Any information about the Central Provident Fund, which holds the retirement savings of Singaporeans, is sure to attract attention - and now, fake news perpetrators.
Earlier this month, a message on WhatsApp, SMS and social media falsely warned: "Everybody please note that when we kick the bucket, all our balance CPF money will not be automatically deposited into our nominated NOK (next of kin) bank account in cash."
It claimed that the CPF Board would instead transfer the balance funds to a nominee's CPF Medisave account, which is restricted in use to medical expenses.
As the message spread, the Government swung into action to debunk it. An explanation was posted on government website Factually: "What happens to your CPF savings when you die? By default, the money will be given to your nominees in cash via cheque or Giro."
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The site, set up in 2012, is one of the ways the Government is tackling phoney news and misinformation that mislead people and could potentially harm the social fabric.
Over the years, it has countered inaccurate assertions on issues such as the water price hike and what ministers reportedly said.
HARD TO PIN DOWN
It is not only difficult to define 'fake news' in a consistent manner, the varying context in different countries may cause confusion and conflict.
SINGAPORE MANAGEMENT UNIVERSITY LAW DON EUGENE TAN, on the challenges in implementing laws to tackle fabricated news.
With the rise of fake news, governments have set up services and departments to counter it. The Czech Republic, for instance, has formed a special media unit under its Interior Ministry that is charged with debunking false reports, in order to counter interference in the upcoming general election in October.
GIVING LAW MORE TEETH
But as governments around the world recognise that bogus information must be actively fought, more are looking to legislation and regulation as more effective weapons.
Singapore is among a handful of countries to announce plans for new laws to curb fabricated stories.
Law Minister K. Shanmugam said last week at The Straits Times and the World Association of Newspapers and News Publishers conference on fake news that officials here have visited Germany and Britain to help shape new legislation to be introduced next year.
Germany has unveiled a landmark Bill to take social networking sites to task - with fines of up to €50 million (S$78 million) - if they do not swiftly remove content that is fake, defamatory or incites hate.
Britain has set up a parliamentary committee to look into the matter.
One difficulty is how such laws can be implemented. "It is not only difficult to define 'fake news' in a consistent manner, the varying context in different countries may cause confusion and conflict," said Singapore Management University law don Eugene Tan at a forum workshop during the conference.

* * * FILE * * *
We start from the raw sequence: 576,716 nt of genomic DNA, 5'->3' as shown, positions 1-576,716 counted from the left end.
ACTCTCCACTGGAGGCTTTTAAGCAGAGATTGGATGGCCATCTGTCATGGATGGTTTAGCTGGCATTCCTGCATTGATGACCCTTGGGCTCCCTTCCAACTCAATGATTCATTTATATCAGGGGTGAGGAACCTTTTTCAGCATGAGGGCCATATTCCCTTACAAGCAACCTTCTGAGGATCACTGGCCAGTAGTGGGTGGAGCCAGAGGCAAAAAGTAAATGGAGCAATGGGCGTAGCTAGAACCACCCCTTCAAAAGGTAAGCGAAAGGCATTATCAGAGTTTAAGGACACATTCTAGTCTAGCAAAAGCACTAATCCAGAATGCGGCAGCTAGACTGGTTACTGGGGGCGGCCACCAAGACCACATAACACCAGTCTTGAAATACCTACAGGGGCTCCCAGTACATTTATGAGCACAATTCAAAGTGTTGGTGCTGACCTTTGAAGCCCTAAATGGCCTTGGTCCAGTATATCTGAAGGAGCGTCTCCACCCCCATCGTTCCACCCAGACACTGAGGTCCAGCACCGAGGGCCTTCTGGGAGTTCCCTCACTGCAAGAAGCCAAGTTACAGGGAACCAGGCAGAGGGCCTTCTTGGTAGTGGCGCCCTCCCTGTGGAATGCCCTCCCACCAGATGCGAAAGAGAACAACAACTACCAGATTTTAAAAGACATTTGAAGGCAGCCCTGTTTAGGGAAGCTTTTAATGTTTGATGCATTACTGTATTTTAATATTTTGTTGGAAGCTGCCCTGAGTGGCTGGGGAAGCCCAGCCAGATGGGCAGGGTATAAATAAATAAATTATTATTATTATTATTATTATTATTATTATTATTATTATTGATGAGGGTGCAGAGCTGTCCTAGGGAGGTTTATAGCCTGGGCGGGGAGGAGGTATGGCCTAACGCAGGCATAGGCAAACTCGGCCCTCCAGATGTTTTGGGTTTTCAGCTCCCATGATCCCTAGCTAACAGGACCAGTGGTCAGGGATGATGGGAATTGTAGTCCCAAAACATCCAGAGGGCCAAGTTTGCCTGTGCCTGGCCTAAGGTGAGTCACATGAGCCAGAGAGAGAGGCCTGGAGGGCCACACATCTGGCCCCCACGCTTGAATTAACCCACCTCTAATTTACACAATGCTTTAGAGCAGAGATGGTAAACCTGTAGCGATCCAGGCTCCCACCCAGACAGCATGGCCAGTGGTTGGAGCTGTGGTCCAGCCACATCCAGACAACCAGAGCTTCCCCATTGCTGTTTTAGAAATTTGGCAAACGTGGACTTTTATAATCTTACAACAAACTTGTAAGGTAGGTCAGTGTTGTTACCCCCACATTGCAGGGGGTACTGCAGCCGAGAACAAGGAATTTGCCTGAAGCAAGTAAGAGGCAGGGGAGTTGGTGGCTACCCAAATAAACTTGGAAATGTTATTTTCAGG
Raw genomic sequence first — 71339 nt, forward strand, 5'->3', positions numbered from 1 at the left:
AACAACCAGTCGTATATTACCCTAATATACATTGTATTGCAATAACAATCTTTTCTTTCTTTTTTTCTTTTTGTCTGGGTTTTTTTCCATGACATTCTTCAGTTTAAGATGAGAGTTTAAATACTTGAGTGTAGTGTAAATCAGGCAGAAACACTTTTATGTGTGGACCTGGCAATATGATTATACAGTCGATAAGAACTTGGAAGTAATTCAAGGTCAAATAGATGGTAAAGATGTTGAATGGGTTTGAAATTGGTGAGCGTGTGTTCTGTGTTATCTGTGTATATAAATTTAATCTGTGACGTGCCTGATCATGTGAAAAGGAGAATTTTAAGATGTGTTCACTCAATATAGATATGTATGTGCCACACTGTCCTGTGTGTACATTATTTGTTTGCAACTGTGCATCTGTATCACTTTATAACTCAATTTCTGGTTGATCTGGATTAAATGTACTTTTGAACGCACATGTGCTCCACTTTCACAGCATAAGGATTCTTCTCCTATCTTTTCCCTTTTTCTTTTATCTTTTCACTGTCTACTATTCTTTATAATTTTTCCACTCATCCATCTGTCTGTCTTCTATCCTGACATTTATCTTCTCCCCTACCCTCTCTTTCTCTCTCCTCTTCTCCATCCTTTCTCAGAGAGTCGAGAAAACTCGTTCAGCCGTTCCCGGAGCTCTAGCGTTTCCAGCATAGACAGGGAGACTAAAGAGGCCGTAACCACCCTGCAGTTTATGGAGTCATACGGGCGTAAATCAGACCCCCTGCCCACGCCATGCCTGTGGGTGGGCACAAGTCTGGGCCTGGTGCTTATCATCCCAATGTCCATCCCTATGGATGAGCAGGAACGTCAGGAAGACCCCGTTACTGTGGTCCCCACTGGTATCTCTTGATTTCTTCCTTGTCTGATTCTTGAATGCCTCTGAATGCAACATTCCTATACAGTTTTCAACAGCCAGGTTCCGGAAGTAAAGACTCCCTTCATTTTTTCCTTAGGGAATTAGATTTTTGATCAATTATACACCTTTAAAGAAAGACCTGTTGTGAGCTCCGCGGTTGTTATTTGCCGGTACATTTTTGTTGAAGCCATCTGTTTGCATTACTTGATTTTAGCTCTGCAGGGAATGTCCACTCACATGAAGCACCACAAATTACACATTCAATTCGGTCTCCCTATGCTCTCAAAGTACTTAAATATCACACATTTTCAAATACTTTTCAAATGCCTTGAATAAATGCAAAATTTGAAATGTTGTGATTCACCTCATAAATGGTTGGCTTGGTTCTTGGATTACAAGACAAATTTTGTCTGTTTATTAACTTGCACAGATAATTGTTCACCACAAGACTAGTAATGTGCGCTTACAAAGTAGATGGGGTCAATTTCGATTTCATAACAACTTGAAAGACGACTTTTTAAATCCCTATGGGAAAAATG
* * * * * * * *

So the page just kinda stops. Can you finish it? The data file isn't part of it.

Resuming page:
Other participants said governments themselves are sometimes part of the fake news problem and cannot be both "the judge and the jury".
Ms Maria Ressa, chief executive officer of Manila-based online news site Rappler, told a panel the Philippine government sometimes allowed inaccurate news reports to spread when they served its purposes.
Associate Professor Tan suggested setting up independent regulatory bodies that are not tied to the interests of big corporations or the state and could be objective.
Straits Times editor Warren Fernandez said governments can make a difference by safeguarding the media landscape against those who seek to exploit readers for profit, out of mischief or for political gain. He noted that efforts by Mr Shanmugam to expose those behind sites like The Real Singapore, which routinely put out fake news for profit and make it a point to undermine mainstream media, have raised awareness about the issue and helped people become more critical of what they read.
Mr Fernandez added: "But I'm also conscious of the points made by many about how in some cases abroad, when governments try to be part of the solution, they sometimes can end up being part of the problem."
Around the world, independent fact-checking organisations have sprung up to fight the problem. In the recent British elections, two such organisations, Full Fact and First Draft, started an initiative to educate voters about fraudulent news, with fact-checkers scanning the Internet for reports with misleading claims and debunking them, reported The Guardian.
According to the Duke Reporters' Lab at Duke University in the United States, there are around 114 such groups globally today.
And while some are attached to news organisations, others are set up by non-profit organisations.
Forum panellist Karolin Schwarz, founder of Hoaxmap.org, which seeks to debunk rumours about migrants, said collaboration between journalists and fact-checking organisations is crucial.
In Germany where she comes from, fake news is not as common as falsehoods circulated on social media, such as falsely attributed photos, videos and quotes. Hence, she said, it is important to work with local agencies and others to verify the truth.